Colon tissue samples were snap frozen on dry ice and stored at −70°C. For RNA extraction, samples were thawed and homogenised in 1 ml Trizol (Invitrogen) per 30–50 mg tissue using a Precellys 24 homogeniser (Bertin). To each sample, 200 μl of chloroform was added and mixed by vortex after which the phases were separated by centrifugation at 13,000 g at 4°C. RNA was extracted from the aqueous phase using the RNeasy Mini Kit (Qiagen) with on-column DNAse digestion as per manufacturer’s protocol. The quantity and quality of RNA was assessed using Qubit Fluorimeter (Thermofisher). cDNA was synthesised from 1 μg of total RNA using Superscript IV VILO mastermix (Invitrogen), as per manufacturer’s protocol, in reaction volumes of 20 μl. A final cDNA volume of 100 μl was made by adding RNase-free DEPC water (1:5 dilution) and stored at −20°C until further use. qPCR reactions contained 4 μl of cDNA (1:50 dilution) and 200 nM of each primer (S1 Table) and QuantiTect SYBR Green PCR master mix (Qiagen) or SensiFAST SYBR Hi-ROX kit (Bioline). Reactions were run using Applied Biosystems 7500 fast RT-PCR machine (Thermofisher) as per manufacturer’s protocol. Data were analysed by the ΔΔCt method  using murine Gapdh as the endogenous control gene.
Individual animals were used as the unit of analysis. No blinding or randomisation protocols were used. Statistical differences between groups were evaluated using unpaired two-tailed Student’s t-test or one-way ANOVA with Tukey’s post-hoc correction for multiple comparisons. Pearson correlation analyses was used to evaluate relationships between variables. These tests were performed in GraphPad Prism v.8 or R v3.6.3. Differences of p < 0.05 were considered significant.
S1 Fig. Gastrointestinal transit dysfunction screen in mice infected with different strains of T. cruzi.
Data are gastrointestinal (GI) transit times at indicated weeks post-infection (p.i.) for C3H/HeN mice in the following infection groups: naive control (n = 4–6), TcI-ArePe (n = 1–4), TcI-SN3 (n = 4), TcI-SylvioX10/4 (n = 4) and TcI-C8 (n = 4), TcII-Pot7a (n = 4), TcIII-Arma18 (n = 3–4), TcIV-X10610 (n = 4) and TcVI-Peru (n = 3).
S2 Fig. Ex vivo analysis of parasite tissue distributions for TcI-SN3, TcI-ArePe, TcIII-Arma18 and TcVI-Peru strains of T. cruzi.
A. Bioluminescence signal intensity (blue, low, to red, high) in tissue samples from chronically infected C3H/HeN mice. Samples, from top left to right, lung, heart, genito-urinary system, liver, GI mesentery, peritoneum, skeletal muscle, visceral adipose, large intestine, small intestine, stomach and oesophagus. B. Frequency of parasite detection in the indicated organs/tissues. TcI-SN3 n = 4, TcI-ArePe n = 4, TcIII-Arma18 n = 3, TcVI-Peru n = 2.
S3 Fig. Anatomical measures of gastrointestinal T. cruzi infection mouse models.
A. Body weights of naïve control (n = 3–10), TcI-JR (n = 5–22) and TcVI-CLBR (n = 5–20) infected C3H/HeN (left) and BALB/c mice (right) vs. days post-infection (p.i.). B. Bar plots show length of small intestine and colon of control and TcI-JR C3H/HeN mice at 3 (n = 24 per group), 6 (n = 27 per group) and 30 (n = 5 per group) weeks p.i. Data are expressed as mean ± SEM.
S4 Fig. Fluorescent tracer imaging assay for gastrointestinal (GI) transit in high inoculum acute T. cruzi infection.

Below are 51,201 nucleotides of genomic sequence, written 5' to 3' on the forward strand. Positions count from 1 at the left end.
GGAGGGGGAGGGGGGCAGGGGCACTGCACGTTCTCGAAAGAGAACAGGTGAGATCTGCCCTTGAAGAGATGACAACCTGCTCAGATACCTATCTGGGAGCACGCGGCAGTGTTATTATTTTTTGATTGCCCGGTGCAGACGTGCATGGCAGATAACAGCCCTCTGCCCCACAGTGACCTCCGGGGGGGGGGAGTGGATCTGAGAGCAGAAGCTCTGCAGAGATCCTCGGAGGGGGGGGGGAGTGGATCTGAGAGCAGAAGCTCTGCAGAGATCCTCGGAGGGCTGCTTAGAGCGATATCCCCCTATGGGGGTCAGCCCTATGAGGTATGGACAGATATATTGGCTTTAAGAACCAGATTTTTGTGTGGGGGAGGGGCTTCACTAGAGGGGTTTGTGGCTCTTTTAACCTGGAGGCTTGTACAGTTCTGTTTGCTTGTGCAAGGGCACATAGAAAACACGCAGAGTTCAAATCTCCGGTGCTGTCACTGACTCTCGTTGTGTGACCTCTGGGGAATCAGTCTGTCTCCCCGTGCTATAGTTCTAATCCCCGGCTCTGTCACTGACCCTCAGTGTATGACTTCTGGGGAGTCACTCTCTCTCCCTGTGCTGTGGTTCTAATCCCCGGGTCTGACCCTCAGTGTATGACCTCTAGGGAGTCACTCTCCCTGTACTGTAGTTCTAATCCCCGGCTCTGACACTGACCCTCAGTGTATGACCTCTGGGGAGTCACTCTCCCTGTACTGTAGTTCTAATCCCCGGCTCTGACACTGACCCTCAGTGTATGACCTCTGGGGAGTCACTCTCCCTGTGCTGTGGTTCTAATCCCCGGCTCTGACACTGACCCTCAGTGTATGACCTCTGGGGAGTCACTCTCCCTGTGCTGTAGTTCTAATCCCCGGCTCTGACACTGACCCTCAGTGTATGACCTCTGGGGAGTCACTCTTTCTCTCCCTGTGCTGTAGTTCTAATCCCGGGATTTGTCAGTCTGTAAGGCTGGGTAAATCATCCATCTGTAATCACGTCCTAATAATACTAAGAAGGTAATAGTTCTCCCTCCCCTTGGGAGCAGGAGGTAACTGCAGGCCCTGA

Schematic diagram of a mouse receiving oral gavage of a green fluorescent marker, FITC-conjugated 70 kDa dextran, 60 or 120 or 180 minutes prior to termination to trace localised GI transit delay during acute infection. Quantification of FITC-dextran fluorescence in different parts of the GI tract (SI 1 –SI 10: small intestine scored into 10 equal sections, proximal to distal) of naïve control and TcI-JR C3H/HeN (n = 4 per group) mice at 3 weeks post-infection. All mice in this experiment were infected with a high inoculum of TcI-JR parasites (104). Data are expressed as mean ± SEM.
S5 Fig. Comparison of colonic transit dysfunction in different models of experimental digestive Chagas disease.
Faecal output analyses are expressed as faecal pellet count, wet and dry pellet weight at 30 weeks post-infection (p.i.) in the following groups: naive control (n = 7–11), TcI-JR (n = 5–11), TcI-SN3 (n = 4), TcI-ArePe (n = 1), TcIII-Arma18 (n = 3), TcVI-Peru (n = 3) and TcVI-CLBR (n = 4–5).
S6 Fig. Myenteric neuronal plexus lesions in T. cruzi infection.
Colon tissue samples from C3H mice with chronic TcI-JR infections were cut as transverse cross-sections and images are oriented to show the mucosa above the smooth muscle layers and serosa at the lower edge. Acellular structures (arrows) within myenteric plexus ganglia that are refractory to staining by the indicated method. 400X magnification.
S7 Fig. Chronic phase colonic T. cruzi infection foci of TcI-SN3 parasites in the ENS.
Representative immunofluorescent z-stack confocal images of whole-mount colonic muscularis from C3H mice chronically infected with fluorescent TcI-SN3 (mScarlet+) parasites. Image shows the localisation of TcI-SN3 parasites (red) in the submucosal layer of the ENS stained with anti-TuJ1 (white). DAPI (cyan) shows DNA and white circle indicates DNA of the parasite nest. Images were taken at 400X magnification, scale bar = 50 μm.
We thank Hernán Carrasco, Michael Miles, Manuel Sánchez-Moreno, Omar Triana and Matthew Yeo for sharing parasite strains and the LSHTM Biological Services Facility staff for technical support and animal husbandry.
- 1. Rassi A Jr, Rassi A, Marin-Neto JA. Chagas disease. Lancet. 2010;375(9723):1388–402. pmid:20399979
- 2. Iantorno G, Bassotti G, Kogan Z, Lumi CM, Cabanne AM, Fisogni S, et al. The enteric nervous system in chagasic and idiopathic megacolon. Am J Surg Pathol. 2007;31(3):460–8. pmid:17325489
- 3. Meneghelli UG. Chagasic enteropathy. Rev Soc Bras Med Trop. 2004;37(3):252–60. pmid:15330067
- 4. Rassi A, de Rezende JM, Luquetti AO, Rassi A. Clinical phases and forms of Chagas disease. In: Telleria J, Tibayrenc M, editors. American Trypanosomiasis Chagas Disease (Second Edition). London: Elsevier; 2017. p. 653–86.